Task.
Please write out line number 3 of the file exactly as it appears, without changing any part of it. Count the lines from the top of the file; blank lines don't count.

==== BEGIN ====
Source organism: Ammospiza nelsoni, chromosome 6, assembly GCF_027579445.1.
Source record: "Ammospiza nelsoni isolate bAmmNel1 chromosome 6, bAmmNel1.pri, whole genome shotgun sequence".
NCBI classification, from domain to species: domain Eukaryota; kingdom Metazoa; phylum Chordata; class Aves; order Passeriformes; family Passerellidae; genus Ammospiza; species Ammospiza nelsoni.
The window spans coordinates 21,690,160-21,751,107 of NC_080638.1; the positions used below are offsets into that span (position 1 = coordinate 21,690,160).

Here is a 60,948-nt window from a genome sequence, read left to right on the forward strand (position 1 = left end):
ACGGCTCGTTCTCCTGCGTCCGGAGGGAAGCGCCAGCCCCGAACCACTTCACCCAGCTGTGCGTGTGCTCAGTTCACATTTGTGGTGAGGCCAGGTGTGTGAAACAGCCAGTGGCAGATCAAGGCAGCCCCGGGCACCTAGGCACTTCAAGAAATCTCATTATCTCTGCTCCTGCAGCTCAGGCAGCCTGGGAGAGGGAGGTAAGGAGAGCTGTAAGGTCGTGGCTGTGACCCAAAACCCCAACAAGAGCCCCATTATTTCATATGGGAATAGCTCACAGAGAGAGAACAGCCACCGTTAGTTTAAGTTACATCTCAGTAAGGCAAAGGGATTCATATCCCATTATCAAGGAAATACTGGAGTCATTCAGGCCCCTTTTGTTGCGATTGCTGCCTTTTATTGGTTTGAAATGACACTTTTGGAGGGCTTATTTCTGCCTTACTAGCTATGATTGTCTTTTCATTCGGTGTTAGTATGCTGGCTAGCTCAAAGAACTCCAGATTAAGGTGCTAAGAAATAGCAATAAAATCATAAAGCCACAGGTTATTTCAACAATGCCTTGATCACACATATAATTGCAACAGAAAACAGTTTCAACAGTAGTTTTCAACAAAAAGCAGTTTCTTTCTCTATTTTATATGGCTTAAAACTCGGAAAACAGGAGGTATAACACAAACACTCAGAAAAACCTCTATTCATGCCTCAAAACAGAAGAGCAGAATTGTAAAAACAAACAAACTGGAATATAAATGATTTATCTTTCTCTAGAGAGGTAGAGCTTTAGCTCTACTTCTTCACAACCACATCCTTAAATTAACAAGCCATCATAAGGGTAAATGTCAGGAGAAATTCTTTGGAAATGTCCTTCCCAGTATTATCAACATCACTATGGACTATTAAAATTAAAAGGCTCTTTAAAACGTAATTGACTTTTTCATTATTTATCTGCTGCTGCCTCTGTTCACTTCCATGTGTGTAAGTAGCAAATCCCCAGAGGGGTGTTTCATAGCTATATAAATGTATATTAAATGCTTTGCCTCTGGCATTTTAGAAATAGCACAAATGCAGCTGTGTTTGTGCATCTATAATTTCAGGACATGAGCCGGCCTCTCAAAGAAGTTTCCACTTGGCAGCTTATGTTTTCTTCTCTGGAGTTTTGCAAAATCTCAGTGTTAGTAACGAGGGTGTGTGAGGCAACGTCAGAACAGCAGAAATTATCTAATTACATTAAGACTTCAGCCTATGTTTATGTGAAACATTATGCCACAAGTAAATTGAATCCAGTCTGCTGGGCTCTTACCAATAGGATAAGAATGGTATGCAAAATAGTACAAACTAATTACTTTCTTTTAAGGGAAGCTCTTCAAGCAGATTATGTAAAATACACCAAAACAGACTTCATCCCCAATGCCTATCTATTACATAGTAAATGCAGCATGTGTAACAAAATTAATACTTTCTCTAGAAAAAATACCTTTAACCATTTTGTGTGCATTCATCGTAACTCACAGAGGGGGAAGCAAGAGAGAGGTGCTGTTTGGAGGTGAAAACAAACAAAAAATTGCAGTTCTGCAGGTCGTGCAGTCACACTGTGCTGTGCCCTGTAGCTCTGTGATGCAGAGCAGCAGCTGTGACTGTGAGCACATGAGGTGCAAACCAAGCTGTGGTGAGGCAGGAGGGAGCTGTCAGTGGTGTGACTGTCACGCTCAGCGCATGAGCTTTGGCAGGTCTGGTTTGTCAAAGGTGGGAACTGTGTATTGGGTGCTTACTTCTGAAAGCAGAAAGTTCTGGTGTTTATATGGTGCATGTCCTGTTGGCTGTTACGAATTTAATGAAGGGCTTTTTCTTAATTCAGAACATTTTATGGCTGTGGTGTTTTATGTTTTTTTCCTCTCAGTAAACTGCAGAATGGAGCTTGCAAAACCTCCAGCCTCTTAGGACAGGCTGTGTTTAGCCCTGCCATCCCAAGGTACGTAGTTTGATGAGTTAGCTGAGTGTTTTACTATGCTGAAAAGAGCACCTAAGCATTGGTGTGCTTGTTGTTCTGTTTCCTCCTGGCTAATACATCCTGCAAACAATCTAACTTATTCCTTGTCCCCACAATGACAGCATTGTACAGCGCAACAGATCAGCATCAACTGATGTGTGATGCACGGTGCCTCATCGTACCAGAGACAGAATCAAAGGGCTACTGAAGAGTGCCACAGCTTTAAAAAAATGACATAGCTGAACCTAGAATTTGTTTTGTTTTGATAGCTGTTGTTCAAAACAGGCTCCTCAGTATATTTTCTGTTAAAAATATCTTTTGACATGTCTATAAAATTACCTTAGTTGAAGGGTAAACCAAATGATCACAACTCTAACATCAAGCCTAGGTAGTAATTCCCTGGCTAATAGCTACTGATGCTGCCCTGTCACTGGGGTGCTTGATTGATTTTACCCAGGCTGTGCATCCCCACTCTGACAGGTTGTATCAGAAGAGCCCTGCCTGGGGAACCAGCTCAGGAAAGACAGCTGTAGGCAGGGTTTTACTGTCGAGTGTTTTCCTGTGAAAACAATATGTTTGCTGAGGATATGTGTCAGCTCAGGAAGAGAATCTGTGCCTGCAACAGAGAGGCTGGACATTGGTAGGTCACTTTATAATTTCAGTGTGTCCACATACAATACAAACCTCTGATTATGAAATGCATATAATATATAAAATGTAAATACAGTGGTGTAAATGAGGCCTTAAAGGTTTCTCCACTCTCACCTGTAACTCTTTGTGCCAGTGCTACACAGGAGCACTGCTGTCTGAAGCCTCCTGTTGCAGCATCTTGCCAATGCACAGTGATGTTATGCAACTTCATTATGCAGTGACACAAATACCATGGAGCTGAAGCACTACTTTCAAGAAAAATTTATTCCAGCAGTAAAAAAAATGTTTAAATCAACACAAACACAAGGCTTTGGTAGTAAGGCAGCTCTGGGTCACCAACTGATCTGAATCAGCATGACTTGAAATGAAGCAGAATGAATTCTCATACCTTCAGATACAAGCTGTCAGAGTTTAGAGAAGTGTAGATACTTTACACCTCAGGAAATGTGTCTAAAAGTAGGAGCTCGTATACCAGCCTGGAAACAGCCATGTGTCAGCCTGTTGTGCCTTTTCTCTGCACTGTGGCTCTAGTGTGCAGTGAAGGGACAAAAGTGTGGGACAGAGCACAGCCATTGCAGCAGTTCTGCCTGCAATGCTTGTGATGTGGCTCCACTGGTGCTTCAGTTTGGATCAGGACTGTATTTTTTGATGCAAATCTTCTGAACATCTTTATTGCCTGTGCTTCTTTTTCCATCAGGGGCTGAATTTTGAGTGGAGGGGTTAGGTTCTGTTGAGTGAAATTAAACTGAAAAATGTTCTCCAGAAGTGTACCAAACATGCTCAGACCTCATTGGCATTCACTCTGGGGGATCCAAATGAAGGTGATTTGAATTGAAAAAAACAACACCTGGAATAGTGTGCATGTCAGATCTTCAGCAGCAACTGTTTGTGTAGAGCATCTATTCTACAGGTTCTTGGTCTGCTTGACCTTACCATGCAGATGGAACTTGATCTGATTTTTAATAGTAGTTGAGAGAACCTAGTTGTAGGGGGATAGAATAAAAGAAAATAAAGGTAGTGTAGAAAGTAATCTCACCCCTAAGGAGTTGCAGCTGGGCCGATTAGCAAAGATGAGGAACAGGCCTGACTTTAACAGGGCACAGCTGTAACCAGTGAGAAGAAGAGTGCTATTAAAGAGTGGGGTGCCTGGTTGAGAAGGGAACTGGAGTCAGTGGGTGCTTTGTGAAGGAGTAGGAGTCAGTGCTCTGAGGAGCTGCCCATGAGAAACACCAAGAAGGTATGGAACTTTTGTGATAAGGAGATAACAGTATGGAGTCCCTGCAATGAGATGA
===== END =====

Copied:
NCBI classification, from domain to species: domain Eukaryota; kingdom Metazoa; phylum Chordata; class Aves; order Passeriformes; family Passerellidae; genus Ammospiza; species Ammospiza nelsoni.